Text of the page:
William H. Moesch
2 Convent Road
Morristown, NJ 07960-6989
M, W, Th 9 a.m. - 5 p.m.
Head injury is one of the fastest growing types of disabilities; especially for individuals 15 to 28 years of age. More than 500,000 cases are reported in hospitals each year. There is a wide range of differences in the effects of TBI on the individual, most cases result in some type of impairment. The functions that may be affected include: memory, cognitive/perceptual communication, speed of thinking, verbal communication, spatial reasoning, conceptualization, psychosocial behaviors, motor abilities, sensory perception, and physical disabilities including speech impairment.
Students with TBI may demonstrate one or more of the following characteristics, and the form may be mild, moderate, or severe.
Accommodations may include those accommodations utilized for students with specific learning disabilities.
Eligibility for Disability Services at the College of Saint Elizabeth is dependent upon the nature of the disability and its impact on learning. A person might meet eligibility requirements of vocational rehabilitation, disabled veterans or any other rehabilitation agency; however, she/he may not meet eligibility at the College of Saint Elizabeth. One of the reasons that the College has developed these guidelines is to ensure consistency throughout the institution. These guidelines are fairly consistent with those used by agencies administering standardized assessments. The ultimate decision for eligibility on campus is a judgment that must be made by the Coordinator of Disability Services based upon the guidelines developed for each type of disability. Once a student has been verified as disabled by the College of Saint Elizabeth Office of Disability Services, a disability eligibility form should be completed and placed in a confidential file with the determining documentation.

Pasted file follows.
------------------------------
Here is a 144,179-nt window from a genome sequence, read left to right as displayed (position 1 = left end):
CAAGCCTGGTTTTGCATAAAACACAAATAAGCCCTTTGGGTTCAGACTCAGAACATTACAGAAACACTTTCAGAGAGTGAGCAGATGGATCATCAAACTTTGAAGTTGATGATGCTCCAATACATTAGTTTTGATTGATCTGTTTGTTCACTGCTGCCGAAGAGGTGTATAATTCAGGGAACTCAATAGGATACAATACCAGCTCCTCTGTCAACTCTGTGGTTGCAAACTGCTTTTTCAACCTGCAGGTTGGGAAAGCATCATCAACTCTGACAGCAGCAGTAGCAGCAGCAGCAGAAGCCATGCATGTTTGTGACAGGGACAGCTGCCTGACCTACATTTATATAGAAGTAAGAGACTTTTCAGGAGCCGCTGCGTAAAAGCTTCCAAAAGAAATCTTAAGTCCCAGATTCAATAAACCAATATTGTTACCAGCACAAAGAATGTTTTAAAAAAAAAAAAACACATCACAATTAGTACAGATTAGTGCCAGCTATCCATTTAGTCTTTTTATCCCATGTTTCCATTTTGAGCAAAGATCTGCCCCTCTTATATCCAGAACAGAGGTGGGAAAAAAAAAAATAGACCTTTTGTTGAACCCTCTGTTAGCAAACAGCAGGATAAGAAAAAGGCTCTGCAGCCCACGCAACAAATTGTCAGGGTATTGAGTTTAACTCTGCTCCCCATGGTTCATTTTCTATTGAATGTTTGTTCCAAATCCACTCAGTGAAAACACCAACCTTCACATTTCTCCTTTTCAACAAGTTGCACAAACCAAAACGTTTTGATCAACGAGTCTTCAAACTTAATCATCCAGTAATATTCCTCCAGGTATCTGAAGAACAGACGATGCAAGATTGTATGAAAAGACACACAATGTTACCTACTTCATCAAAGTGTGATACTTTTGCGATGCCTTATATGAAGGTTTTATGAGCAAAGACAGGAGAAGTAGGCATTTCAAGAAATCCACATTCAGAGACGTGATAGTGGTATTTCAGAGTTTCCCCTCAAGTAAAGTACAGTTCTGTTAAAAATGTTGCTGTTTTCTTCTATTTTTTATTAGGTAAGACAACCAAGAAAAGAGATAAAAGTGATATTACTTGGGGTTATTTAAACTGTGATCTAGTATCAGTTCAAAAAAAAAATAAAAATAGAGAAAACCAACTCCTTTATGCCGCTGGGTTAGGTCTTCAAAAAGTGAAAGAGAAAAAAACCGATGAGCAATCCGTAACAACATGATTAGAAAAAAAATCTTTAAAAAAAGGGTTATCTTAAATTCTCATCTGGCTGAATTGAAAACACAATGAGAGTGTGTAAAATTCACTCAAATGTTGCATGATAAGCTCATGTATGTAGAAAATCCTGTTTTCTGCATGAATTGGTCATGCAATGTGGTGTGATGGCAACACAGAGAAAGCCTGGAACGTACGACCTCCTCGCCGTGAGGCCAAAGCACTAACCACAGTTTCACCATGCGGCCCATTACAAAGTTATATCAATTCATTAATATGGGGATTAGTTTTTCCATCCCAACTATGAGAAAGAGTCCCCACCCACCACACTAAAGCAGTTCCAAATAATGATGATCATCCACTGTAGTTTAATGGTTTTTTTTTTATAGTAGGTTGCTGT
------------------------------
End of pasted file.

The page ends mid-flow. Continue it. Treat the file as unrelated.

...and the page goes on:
Head injury or traumatic brain injury is considered a medical or clinical diagnosis. Individuals qualified to render a diagnosis for these disorders are practitioners who have been trained in the assessment of head injury or traumatic brain injury. Recommended practitioners include: physicians, neurologists, licensed clinical rehabilitation and school psychologists, neuropsychologists, and psychiatrists. The diagnostician must be an impartial individual who is not a family member of the student.
The following guidelines are provided to assist the service provider in collaborating with each student to determine appropriate accommodations. Documentation serves as a foundation that legitimizes a student's request for appropriate accommodations. Required documentation includes:
Further assessment by an appropriate professional may be required if co-existing learning disabilities or other disabling conditions are indicated. The student and the disability specialist at the institution collaboratively determine appropriate accommodations.